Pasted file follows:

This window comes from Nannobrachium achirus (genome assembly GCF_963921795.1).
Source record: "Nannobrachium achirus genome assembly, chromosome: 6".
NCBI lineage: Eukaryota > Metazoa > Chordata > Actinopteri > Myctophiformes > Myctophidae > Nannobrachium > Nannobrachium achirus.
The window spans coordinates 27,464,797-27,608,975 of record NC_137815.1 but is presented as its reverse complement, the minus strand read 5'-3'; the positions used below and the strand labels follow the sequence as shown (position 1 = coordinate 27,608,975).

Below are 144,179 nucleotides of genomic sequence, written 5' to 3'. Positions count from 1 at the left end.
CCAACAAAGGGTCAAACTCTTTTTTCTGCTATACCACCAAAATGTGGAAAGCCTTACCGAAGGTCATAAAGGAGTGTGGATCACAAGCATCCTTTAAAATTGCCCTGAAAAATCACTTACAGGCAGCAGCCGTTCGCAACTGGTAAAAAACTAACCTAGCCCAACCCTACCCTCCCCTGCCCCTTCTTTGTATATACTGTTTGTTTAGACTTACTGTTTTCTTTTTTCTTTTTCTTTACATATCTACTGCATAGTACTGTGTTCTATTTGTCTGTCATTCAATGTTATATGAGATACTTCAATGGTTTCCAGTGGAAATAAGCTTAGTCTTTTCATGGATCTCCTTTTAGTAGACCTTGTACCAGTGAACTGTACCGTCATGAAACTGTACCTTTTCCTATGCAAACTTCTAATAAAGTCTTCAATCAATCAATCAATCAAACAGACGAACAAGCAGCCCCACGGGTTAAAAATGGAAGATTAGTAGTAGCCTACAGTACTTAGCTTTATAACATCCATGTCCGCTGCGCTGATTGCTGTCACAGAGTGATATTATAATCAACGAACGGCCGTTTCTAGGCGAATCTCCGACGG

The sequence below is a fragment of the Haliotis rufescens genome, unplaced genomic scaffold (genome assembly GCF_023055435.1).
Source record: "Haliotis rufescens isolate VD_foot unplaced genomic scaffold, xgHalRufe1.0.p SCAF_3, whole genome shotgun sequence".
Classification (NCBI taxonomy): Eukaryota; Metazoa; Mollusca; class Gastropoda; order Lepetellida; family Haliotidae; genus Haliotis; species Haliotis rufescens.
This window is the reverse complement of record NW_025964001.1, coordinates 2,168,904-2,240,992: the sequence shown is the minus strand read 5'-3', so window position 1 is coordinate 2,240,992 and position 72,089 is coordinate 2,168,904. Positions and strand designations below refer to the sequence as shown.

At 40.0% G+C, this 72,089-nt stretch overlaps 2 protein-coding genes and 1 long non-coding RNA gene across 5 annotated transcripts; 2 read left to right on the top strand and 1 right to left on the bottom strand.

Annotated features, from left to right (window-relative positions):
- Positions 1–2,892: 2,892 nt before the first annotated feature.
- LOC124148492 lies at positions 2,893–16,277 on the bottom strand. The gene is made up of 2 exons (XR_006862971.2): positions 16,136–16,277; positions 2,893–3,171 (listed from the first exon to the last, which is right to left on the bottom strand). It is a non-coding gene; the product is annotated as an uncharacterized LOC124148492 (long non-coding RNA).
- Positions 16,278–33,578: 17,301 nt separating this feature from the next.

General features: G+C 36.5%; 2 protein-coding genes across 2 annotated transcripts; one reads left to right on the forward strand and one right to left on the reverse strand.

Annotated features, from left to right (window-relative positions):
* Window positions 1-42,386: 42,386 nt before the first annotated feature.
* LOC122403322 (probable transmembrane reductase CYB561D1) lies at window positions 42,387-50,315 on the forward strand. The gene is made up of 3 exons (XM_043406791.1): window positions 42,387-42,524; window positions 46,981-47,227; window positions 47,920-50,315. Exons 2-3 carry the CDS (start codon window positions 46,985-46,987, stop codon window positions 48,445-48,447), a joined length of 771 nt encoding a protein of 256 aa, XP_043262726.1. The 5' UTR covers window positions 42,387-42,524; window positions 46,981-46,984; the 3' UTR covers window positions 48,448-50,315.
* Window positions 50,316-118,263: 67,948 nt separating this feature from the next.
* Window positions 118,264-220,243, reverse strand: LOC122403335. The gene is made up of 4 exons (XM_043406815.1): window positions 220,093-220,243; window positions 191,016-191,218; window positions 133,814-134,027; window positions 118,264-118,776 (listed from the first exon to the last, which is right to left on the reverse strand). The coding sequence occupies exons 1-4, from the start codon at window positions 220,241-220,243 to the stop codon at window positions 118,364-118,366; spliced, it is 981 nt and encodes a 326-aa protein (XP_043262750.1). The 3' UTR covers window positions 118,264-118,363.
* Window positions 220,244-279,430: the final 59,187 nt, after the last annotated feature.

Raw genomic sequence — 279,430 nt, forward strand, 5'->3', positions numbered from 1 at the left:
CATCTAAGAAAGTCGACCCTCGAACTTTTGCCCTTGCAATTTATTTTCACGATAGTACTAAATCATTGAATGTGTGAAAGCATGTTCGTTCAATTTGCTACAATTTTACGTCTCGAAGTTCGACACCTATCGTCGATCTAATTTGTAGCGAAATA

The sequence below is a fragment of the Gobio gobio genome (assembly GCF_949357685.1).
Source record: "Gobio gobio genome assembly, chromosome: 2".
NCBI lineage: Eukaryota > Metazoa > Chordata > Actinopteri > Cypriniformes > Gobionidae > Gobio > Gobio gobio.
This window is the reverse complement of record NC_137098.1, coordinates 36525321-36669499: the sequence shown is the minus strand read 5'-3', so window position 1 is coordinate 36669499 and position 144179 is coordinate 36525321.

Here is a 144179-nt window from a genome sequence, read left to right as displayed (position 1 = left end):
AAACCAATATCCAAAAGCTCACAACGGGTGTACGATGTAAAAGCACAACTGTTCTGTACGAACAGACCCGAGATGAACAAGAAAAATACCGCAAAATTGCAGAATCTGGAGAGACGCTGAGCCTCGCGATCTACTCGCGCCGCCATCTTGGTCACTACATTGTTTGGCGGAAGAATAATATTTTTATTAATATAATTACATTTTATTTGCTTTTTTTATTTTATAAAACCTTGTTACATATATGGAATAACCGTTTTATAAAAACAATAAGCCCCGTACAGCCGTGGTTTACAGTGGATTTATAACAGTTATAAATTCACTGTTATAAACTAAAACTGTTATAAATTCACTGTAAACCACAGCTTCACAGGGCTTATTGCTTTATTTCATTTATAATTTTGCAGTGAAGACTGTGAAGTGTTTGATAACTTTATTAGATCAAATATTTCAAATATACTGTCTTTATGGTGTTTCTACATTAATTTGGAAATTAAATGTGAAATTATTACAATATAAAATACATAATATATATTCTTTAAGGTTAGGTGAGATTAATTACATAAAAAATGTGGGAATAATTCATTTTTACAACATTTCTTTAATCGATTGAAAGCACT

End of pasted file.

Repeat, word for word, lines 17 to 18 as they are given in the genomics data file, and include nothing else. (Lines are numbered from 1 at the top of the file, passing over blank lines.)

Annotated features, from left to right (window-relative positions):
* Window positions 1-42,386: 42,386 nt before the first annotated feature.